Ruth goes out to glean in the field of Boaz and, as she is a’ gleaning, she catches the eye of Boaz. He asks his workers for a background check and is impressed. “Then Boaz said to Ruth, "Listen carefully, my daughter. Do not go to glean in another field; furthermore, do not go on from this one, but stay here with my maids.” (2.8 NASB) Boaz is a bachelor and, apparently, quite a bit older, as he calls her “my daughter.” But Boaz was impressed by Ruth’s loyalty to her mother in-law and though she is poor and dirty and working as a migrant worker in the field, Boaz may have already seen her as a potential wife. If so, he had to be very careful because there was a stigma attached to the Moabite people. Deuteronomy 23:3 states "No Ammonite or Moabite shall enter the assembly of the Lord; none of their descendants, even to the tenth generation, shall ever enter the assembly of the Lord." Maybe he pulled out his pocket abacus and started doing some calculations. “Has it been 10 generations yet?”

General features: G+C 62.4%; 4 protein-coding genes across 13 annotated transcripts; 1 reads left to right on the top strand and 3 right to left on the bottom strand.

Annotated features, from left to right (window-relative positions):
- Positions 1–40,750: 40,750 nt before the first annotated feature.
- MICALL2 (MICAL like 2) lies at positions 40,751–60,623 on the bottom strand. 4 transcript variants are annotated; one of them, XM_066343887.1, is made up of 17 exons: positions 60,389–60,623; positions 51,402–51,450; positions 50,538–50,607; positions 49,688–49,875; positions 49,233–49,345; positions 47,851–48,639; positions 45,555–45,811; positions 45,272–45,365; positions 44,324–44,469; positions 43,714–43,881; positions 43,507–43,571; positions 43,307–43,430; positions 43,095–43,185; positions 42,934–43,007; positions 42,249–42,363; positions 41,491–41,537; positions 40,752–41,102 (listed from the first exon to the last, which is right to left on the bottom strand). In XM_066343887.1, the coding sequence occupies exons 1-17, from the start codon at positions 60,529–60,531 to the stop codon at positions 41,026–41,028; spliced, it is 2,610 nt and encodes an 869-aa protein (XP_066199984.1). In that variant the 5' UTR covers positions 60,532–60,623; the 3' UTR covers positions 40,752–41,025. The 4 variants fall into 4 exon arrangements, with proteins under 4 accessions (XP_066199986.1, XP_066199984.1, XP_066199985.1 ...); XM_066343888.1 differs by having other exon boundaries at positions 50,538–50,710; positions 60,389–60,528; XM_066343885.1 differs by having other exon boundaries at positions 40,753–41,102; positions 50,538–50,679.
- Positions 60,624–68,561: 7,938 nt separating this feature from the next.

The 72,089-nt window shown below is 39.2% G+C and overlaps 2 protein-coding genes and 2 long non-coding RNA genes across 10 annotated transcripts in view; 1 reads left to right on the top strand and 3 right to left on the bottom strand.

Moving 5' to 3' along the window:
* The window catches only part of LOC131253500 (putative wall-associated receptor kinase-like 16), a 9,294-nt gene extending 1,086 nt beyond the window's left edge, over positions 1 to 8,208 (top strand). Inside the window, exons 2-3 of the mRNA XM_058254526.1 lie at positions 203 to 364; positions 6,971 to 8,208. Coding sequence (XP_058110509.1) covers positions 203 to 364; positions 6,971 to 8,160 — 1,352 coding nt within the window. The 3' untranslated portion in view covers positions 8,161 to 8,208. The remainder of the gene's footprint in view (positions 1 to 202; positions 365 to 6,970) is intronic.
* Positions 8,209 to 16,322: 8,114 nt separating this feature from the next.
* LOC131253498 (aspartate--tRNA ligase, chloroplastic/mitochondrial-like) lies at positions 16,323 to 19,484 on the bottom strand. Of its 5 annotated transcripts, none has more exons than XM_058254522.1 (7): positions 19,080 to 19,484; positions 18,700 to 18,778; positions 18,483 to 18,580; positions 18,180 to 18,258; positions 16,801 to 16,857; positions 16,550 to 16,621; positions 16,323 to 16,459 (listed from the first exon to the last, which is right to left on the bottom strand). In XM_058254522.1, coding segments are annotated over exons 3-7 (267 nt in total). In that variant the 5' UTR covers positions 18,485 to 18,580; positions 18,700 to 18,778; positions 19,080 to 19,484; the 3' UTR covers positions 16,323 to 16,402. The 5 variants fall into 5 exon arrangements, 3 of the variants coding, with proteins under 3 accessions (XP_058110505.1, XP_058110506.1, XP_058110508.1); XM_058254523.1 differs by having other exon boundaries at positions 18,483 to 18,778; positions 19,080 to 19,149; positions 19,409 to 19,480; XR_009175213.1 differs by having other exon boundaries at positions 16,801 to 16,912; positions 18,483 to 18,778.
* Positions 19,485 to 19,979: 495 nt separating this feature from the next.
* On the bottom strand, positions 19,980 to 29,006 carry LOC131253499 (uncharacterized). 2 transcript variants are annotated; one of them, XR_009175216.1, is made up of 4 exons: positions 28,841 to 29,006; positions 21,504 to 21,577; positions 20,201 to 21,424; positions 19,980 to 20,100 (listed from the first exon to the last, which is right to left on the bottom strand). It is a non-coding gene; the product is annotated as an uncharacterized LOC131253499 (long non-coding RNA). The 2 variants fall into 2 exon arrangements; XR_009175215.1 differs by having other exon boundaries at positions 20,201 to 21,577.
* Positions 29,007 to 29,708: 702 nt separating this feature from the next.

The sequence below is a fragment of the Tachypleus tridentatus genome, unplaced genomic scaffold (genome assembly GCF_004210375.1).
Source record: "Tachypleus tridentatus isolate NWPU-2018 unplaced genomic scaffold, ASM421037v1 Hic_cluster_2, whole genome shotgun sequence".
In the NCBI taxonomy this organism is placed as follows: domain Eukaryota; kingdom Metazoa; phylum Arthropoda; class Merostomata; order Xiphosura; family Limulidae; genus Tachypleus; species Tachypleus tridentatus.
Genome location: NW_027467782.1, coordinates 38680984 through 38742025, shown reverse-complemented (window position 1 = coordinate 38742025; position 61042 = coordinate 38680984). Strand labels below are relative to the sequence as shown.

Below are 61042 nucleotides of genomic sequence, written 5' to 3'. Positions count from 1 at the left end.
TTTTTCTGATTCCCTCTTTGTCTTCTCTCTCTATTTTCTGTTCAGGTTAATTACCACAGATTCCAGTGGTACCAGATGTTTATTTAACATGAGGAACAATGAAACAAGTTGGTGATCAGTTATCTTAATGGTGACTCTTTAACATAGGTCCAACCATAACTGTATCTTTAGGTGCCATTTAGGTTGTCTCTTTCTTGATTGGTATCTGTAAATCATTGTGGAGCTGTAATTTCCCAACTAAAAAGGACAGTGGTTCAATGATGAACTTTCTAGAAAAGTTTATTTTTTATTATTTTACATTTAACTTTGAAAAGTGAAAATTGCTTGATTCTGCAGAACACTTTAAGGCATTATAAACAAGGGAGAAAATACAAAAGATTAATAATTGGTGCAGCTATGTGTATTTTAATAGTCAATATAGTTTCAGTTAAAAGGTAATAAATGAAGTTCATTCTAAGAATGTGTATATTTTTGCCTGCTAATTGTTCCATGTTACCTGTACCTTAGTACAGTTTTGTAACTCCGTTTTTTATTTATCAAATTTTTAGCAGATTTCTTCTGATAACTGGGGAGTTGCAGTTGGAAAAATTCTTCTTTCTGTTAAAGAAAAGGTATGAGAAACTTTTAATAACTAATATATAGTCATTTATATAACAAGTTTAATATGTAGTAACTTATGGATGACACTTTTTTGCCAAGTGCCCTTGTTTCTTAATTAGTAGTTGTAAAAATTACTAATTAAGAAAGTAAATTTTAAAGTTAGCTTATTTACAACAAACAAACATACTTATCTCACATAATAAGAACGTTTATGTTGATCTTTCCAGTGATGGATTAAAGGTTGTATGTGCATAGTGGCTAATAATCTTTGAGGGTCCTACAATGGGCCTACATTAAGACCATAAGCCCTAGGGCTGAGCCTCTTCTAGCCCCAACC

In any event, he offers her water to drink and food to eat and even asks the workers to pull some extra barley out of the bundles and drop it for her. Ruth is happy to have found this bit of grace and seems content simply to ride out the barley season with this arrangement and these little perks.

In this story, Boaz represents Messiah and Ruth, His bride, the church. As Boaz first showed grace and favor to Ruth, scripture shows “We love Him because He first loved us.” I Jn 4.19.

A Serious Matchmaker

When Naomi hears what happened, the light bulb goes on. “Isn’t Boaz our kinsman? (3.2)” Before you can say “matchmaker,” Naomi is telling Ruth to get a beauty treatment, well, at least the basics, a bath, some fresh oil and a fresh change of clothes. Ruth is into the plan and agrees to go along with it "All that you say I will do." Spiritually, these three things are aspects of the new-birth in Christ (Eph 5.26, I Jn 2.27, Is 61.10). For Ruth, Boaz has brought new hope of a new life. It makes the story really amazing to realize Ruth is re-born through a redeemer and eventually a redeemer will be born through her, her ancestor Mary (Lu 3.32). Naomi, apparently, was in the know as to what exactly a “kinsman” redeemer was and what had to be done in order to get a quick courtship off the ground. The main idea was that this kinsman redeemer could buy the land in Bethlehem back that they had lost when Elimelech and his sons died.